Indian Country Today
The Indian Health Service has shut down key services at a hospital in Acoma Pueblo, according to New Mexico tribal officials, including one who called the move “reckless” and “immoral.”
The Acoma-Canoncito-Laguna Service Unit in Acoma, about 60 miles west of Albuquerque, no longer offers emergency room and in-patient services for non-COVID-19 patients, the Pueblo of Acoma Office of the Governor said in a release.
“It is a complete abandonment by the Indian Health Service of its legal responsibilities to the People of Acoma during this global pandemic,” Acoma Gov. Brian Vallo said in a statement on Friday. “Why the IHS made this decision at this time and under these conditions is baffling.”
The hospital serves around 9,100 tribal citizens from Acoma and Laguna pueblos, according to the Indian Health Service website. It has 126,000 patient visits each year.
The hospital’s services related to the coronavirus are already limited to quarantining and testing, Acoma Pueblo spokesman Jonathan Sims told Indian Country Today. Serious coronavirus cases are referred out, he said.
The pueblo, of about 3,000 citizens, has seen a recent spike in coronavirus cases, including 100 in early November, according to the news release.
A request for comment from the Indian Health Service wasn’t immediately returned.
The federal agency is also under fire in Arizona after its largest hospital shut down its inpatient obstetrics services in August. The closure at the Phoenix Indian Medical Center was sudden and without public notice, leaving dozens of moms scrambling to find birthing services elsewhere. It also resulted in eight of Arizona’s 11 congressional delegates demanding answers from Indian Health Service Director Michael Weahkee.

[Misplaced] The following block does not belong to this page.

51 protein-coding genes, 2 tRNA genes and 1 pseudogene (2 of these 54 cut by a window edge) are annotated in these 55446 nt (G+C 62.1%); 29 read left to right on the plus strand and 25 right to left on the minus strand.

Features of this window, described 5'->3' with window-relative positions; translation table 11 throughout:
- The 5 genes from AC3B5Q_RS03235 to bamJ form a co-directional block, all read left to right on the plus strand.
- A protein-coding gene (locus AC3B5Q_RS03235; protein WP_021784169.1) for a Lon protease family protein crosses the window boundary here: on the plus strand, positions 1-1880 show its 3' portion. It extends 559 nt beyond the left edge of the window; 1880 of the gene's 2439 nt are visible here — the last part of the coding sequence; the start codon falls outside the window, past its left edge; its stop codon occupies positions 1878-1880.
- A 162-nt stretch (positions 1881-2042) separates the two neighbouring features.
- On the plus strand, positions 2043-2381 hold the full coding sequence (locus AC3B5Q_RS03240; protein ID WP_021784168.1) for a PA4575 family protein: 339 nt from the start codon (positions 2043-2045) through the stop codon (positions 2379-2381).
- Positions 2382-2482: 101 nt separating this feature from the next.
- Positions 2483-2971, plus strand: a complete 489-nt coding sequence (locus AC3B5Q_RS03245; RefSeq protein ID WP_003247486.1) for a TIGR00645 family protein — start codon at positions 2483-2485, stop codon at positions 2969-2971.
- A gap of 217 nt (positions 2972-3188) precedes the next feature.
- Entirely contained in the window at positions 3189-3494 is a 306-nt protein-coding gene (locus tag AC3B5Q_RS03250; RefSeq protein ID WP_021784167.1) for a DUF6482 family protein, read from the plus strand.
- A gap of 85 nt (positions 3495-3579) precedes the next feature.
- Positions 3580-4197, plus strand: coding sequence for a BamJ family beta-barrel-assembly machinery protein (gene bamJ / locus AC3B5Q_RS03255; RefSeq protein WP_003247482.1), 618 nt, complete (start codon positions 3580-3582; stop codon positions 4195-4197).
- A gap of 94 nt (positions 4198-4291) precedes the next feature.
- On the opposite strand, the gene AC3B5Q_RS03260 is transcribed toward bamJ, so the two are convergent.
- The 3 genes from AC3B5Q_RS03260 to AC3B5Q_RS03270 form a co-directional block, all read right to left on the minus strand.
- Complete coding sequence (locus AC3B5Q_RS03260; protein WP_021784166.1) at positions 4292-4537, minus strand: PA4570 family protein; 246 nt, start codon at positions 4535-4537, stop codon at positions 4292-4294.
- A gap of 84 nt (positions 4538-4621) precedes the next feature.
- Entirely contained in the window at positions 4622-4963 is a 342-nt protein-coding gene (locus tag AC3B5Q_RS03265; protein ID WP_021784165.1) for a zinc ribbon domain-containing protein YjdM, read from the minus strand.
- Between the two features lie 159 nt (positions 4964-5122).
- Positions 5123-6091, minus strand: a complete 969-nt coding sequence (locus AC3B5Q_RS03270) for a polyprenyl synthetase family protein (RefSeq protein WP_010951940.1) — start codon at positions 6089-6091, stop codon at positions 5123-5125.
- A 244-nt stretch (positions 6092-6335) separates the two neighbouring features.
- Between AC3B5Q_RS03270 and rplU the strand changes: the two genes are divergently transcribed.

The Acoma-Canoncito-Laguna Service Unit has 25 in-patient beds. According to the IHS website, the hospital focuses its services on prevention, with “primary programs including public health nursing, nutritional services, social services, behavioral health, mental health services, substance abuse, health education and environmental health services”
Vallo said Acoma Pueblo sent a joint letter to Indian Health Service and New Mexico’s congressional delegation, saying it’s “imperative” that the hospital retains necessary health care during the pandemic.
“When every minute counts and every critical moment is a matter of life or death, this is not the time to shut down a full-service hospital, especially during this out-of-control pandemic,” Vallo said. “The Indian Health Service carried out its underhanded actions without any meaningful consultation with the Pueblo. It also failed to adequately inform Congress, a federal requirement.”
Recent Indian Health Service coverage:
Dalton Walker, Red Lake Anishinaabe, is a national correspondent at Indian Country Today. Follow him on Twitter: @daltonwalker Walker is based in Phoenix and enjoys Arizona winters.
Indian Country Today is a nonprofit news organization. Will you support our work? All of our content is free. There are no subscriptions or costs. And we have hired more Native journalists in the past year than any news organization ─ and with your help we will continue to grow and create career paths for our people. Support Indian Country Today for as little as $10.